A car in Bensonhurst, Brooklyn sits crushed by a fallen tree after Hurricane Sandy. (Credit: bigmike33x via Flickr)

Blakeman, LaRocco Recruit Locals To Deputize In Emergencies

Nassau County Executive Bruce Blakeman is back in the news this spring after putting out a call for new Nassau County Provisional Special Deputy Sheriffs, to be activated in case of emergency to protect things like utility warehouses and retail stores.

In March, Blakeman and Nassau County Sheriff Anthony LaRocco published an ad in Newsday looking for applicants to become on-call special deputies in emergency scenarios, offering some basic training and $150 a day when activated, without liability in case of on-the-job injury.

The Nassau County Sheriff’s Department also posted the ad on social media on March 15, and posted it on the county’s website as a PDF ahead of the March 31 application deadline.

The non-union position would be created under New York State County Law 655, which states, “For the protection of human life and property during an emergency, the sheriff may deputize orally or in writing such number of additional special deputies as he deems necessary.”

The ad includes lists of required and preferred qualifications, including a pistol license and a stated preference for former law enforcement or security guards, and the following introduction:

“Nassau County has a population of 1.4 million people and borders New York City’s borough of Queens to the west, and Suffolk County to the east. It is the most densely populated and second-most populous county in the State of New York, outside of New York City. The safety and security of all residents in Nassau County is our paramount concern. In our continual efforts to be prepared and in the abundance of caution, pursuant to New York State County Law § 655, County Executive Blakeman in coordination with Sheriff Anthony LaRocco are establishing a team of Provisional Emergency Special Deputy Sheriffs for the protection of human life and property during an emergency. Provisional Emergency Special Deputy Sheriffs will have no police powers unless an emergency is declared by the County Executive and they are activated.”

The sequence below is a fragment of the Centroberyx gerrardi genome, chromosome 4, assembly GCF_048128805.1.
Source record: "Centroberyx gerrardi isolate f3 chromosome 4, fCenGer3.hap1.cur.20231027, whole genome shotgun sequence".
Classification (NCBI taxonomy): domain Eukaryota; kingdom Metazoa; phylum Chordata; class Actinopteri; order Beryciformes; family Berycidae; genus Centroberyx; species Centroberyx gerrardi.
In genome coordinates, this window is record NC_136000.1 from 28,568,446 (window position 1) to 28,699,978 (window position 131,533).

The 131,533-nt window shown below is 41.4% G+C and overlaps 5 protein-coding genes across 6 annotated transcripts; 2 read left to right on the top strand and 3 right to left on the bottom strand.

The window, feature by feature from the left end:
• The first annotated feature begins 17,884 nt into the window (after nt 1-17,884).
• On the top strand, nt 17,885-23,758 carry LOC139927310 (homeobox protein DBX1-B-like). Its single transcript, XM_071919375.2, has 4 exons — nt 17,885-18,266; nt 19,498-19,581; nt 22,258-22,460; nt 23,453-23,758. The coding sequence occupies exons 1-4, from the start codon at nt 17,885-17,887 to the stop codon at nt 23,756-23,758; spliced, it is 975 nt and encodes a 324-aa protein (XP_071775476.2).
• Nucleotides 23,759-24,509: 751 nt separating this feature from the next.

Blakeman told news outlets this month that the special deputies wouldn’t be patrolling like regular police, but rather standing guard over infrastructure, property, and ultimately human lives during states of emergency, i.e. following a catastrophic storm.

“I have a background in homeland security, so I know the most important thing you can do is plan for any emergency,” Blakeman stated to NBC Channel 4 New York.

Nassau isn’t the first U.S. county to make headlines for proposing to deputize locals over the past few years. Since 2020, counties or municipalities in Illinois, Louisiana, Virginia, Arizona, and other states have announced this intention, though it seems unlikely that these state-of-emergency squads have actually been activated since.

Critics of the Nassau plan have suggested that authorizing special deputies to guard infrastructure or commerce during an emergency doesn’t seem like it will be particularly helpful, and could potentially present certain dangers to both the public and the special deputies themselves, who receive comparatively minimal training for the work they’d be asked to do.

Others have contended, as in recent media reports, that additional police during emergencies simply aren’t likely to be needed, too.

For example, looting of damaged or shuttered stores after Hurricane Sandy was minimal, according to news reports from that time, and was seemingly limited to scattered instances in the Rockaways, Staten Island, and New Jersey, all of which were followed by arrests.

During the police brutality protests following the killings of George Floyd and Breonna Taylor in 2020, things remained quite peaceful on Long Island, especially compared to other cities and towns. Marches mostly stayed on sidewalks, and only one instance that could be described as looting happened in Nassau County, according to available records: specifically, three people burglarized a single shoe store in Hempstead, after which officers quickly arrived on the scene and arrested the individuals in question.

Regarding Blakeman’s proposal, Alternate Deputy Minority Leader Siela A. Bynoe commented by email, “Nassau residents benefit from the protection of highly capable and trained law enforcement, public safety and emergency response professionals employed within the County framework.”

“In recent years, the Legislature has worked collaboratively with police unions and the administration to furnish officers with resources such as deescalation training, body cameras, and embedded mental health professionals on crisis call responses to minimize use of force incidents and improve outcomes during police and community interactions.”

She continued, “This approach increased respect in our communities for law enforcement, and I would hate for our progress to be eroded by an ill-conceived effort that seems like a recipe for disaster.”

Legislative Minority Leader Delia DeRiggi-Whitton also spoke out against the plan, and was publicly rebuked by Blakeman soon after.

In early April, DeRiggi-Whitton told Patch, “I’ve had some people tell me it’s actually causing them a lot of anxiety … It reminds them not only of the Wild West but of times in Europe with uncertainty. There was something called the Brownshirts, which was basically having civilians all of a sudden become part of law enforcement without the training,” she said, summarizing the words of her constituents.

On April 4, Blakeman held a last-minute press conference at the Holocaust Memorial and Tolerance Center (“despite not receiving specific approval to appear, according to the center,” Patch reported) and suggested that DeRiggi-Whitton’s comment was antisemitic, even calling for her resignation.

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